Wednesday, October 22, 2008

An Unpleasant Situation

Eighteen young women, members of the Female Base Ball Club, of Philadelphia, were forced to apply to the mayor of St. Louis for transportation to New York. Their trunks are held for railroad fares, and they owe $100 at the hotel in St. Louis. The mayor informed them that he could not assist them. Probably the best thing they can do will be to go to work at some legitimate business till they can take themselves home.
-Michigan Farmer, Dec 4, 1883

Paragraphs in our daily papers state that the "Female Base Ball Club" of Philadelphia, lately came to grief at St. Louis, and being without money, requested the assistance of the mayor of the city to enable them to return to their homes in the City of Brotherly Love. He declined to assist them, but in some way they raised funds to take them to Chicago, where they "played a game," hoping to get farther eastward with the proceeds. In Chicago they paraded the streets in a band wagon, accompanied by the inspiring music of the fife and drum, and were well stared at by the hoodlums of that none too pious burg. The Chicago journals say that about three hundred men and boys "about town" attended the "match" in the evening, and do not speak with any particular respect of either audience or players.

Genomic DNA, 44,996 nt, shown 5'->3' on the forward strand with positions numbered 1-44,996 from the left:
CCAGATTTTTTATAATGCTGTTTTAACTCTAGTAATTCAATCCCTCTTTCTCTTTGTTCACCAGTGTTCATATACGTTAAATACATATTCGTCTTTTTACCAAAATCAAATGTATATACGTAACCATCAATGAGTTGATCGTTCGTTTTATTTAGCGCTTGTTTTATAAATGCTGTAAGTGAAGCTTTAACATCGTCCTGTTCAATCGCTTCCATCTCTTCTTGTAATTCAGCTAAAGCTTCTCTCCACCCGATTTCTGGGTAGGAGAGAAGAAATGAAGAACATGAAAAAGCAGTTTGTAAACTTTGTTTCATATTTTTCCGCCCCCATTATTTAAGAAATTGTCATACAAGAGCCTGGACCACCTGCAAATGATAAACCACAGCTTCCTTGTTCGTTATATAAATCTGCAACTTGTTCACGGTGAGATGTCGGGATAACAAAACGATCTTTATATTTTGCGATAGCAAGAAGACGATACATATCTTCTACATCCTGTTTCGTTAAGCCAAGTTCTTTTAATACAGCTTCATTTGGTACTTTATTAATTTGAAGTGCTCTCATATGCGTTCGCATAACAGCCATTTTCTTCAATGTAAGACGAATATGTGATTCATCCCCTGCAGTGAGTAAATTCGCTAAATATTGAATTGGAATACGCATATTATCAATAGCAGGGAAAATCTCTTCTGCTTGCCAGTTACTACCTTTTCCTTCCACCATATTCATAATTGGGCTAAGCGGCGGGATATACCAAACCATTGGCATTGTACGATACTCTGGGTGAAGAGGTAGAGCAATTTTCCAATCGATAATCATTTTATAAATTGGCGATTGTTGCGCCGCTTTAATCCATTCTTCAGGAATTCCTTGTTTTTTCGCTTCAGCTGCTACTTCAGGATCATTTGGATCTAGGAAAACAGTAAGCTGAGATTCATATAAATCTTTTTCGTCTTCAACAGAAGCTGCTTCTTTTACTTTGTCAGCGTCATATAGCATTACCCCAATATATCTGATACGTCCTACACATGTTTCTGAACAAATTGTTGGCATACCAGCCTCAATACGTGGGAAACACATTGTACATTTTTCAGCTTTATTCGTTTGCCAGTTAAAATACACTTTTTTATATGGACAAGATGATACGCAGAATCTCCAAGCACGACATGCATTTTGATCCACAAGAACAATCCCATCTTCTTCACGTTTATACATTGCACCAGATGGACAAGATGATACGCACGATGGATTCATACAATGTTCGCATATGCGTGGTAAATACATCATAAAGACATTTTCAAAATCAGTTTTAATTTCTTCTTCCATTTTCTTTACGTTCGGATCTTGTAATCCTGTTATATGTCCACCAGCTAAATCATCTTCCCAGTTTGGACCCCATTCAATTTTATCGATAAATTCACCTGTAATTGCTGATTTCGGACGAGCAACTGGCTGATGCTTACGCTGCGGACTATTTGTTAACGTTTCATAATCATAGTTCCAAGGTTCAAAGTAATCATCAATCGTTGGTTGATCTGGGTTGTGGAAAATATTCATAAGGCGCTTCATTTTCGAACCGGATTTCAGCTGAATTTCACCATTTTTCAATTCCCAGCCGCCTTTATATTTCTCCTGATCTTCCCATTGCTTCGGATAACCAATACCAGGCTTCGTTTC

There young girls, the oldest of whom is seventeen, the youngest thirteen, are reported to belong to respectable families of the Quaker City, to be intelligant, good-looking, and fairly educated. No one has added the adjective refined, presumably because the idea of refinement does not attach itself to girls who travel through the country as "first base" and "short stop" of a ball club. It is said there was very much opposition on the part of the families of these young women to this very "new departure," and that tears were shed on both sides. It is to be regretted that parental commands did not take the place of entreaties, or that a few days of discipline on bread-and-water, after the ancient fashion of subduing refractory damsels, were not brought to bear on youthful obstinacy and hot-headedness. The outcome, precisely what might have been expected, is hardly pleasant to hose concerned. To have one's baggage attached for a board bill, to be compelled to remain at a hotel, increasing a debt one has no means to pay from sheer inability to pay and get away; to be penniless in a strange town and obliged to appeal to its authorities for charity, must be somewhat humiliating....
-Michigan Farmer, December 25, 1883

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